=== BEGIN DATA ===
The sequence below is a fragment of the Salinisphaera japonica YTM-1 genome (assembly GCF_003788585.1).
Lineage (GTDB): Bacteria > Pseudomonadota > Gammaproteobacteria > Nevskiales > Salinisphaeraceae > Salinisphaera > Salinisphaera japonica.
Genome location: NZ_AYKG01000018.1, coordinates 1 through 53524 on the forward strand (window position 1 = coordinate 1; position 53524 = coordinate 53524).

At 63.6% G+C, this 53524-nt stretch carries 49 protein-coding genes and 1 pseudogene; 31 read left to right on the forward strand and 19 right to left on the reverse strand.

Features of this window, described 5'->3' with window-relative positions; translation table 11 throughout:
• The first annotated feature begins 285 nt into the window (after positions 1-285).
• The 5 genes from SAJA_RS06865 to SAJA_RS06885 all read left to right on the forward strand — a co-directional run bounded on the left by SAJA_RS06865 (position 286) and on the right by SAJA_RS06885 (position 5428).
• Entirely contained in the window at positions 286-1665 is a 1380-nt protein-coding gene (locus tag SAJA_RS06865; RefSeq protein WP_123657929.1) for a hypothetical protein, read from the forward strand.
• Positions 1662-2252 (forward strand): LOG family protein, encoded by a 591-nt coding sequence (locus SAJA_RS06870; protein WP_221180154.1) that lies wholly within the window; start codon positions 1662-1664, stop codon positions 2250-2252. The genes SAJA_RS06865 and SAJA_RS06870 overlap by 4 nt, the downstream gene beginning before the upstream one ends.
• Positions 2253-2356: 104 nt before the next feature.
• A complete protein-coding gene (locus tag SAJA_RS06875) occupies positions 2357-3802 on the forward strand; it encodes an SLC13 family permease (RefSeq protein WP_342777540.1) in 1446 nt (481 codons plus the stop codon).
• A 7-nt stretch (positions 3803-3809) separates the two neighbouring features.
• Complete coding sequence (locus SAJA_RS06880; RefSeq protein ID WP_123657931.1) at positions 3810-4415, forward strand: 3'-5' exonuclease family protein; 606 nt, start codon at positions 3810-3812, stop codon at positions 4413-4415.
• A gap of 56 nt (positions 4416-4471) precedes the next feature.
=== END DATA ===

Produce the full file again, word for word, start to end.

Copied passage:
The sequence below is a fragment of the Salinisphaera japonica YTM-1 genome (assembly GCF_003788585.1).
Lineage (GTDB): Bacteria > Pseudomonadota > Gammaproteobacteria > Nevskiales > Salinisphaeraceae > Salinisphaera > Salinisphaera japonica.
Genome location: NZ_AYKG01000018.1, coordinates 1 through 53524 on the forward strand (window position 1 = coordinate 1; position 53524 = coordinate 53524).

At 63.6% G+C, this 53524-nt stretch carries 49 protein-coding genes and 1 pseudogene; 31 read left to right on the forward strand and 19 right to left on the reverse strand.

Features of this window, described 5'->3' with window-relative positions; translation table 11 throughout:
• The first annotated feature begins 285 nt into the window (after positions 1-285).
• The 5 genes from SAJA_RS06865 to SAJA_RS06885 all read left to right on the forward strand — a co-directional run bounded on the left by SAJA_RS06865 (position 286) and on the right by SAJA_RS06885 (position 5428).
• Entirely contained in the window at positions 286-1665 is a 1380-nt protein-coding gene (locus tag SAJA_RS06865; RefSeq protein WP_123657929.1) for a hypothetical protein, read from the forward strand.
• Positions 1662-2252 (forward strand): LOG family protein, encoded by a 591-nt coding sequence (locus SAJA_RS06870; protein WP_221180154.1) that lies wholly within the window; start codon positions 1662-1664, stop codon positions 2250-2252. The genes SAJA_RS06865 and SAJA_RS06870 overlap by 4 nt, the downstream gene beginning before the upstream one ends.
• Positions 2253-2356: 104 nt before the next feature.
• A complete protein-coding gene (locus tag SAJA_RS06875) occupies positions 2357-3802 on the forward strand; it encodes an SLC13 family permease (RefSeq protein WP_342777540.1) in 1446 nt (481 codons plus the stop codon).
• A 7-nt stretch (positions 3803-3809) separates the two neighbouring features.
• Complete coding sequence (locus SAJA_RS06880; RefSeq protein ID WP_123657931.1) at positions 3810-4415, forward strand: 3'-5' exonuclease family protein; 606 nt, start codon at positions 3810-3812, stop codon at positions 4413-4415.
• A gap of 56 nt (positions 4416-4471) precedes the next feature.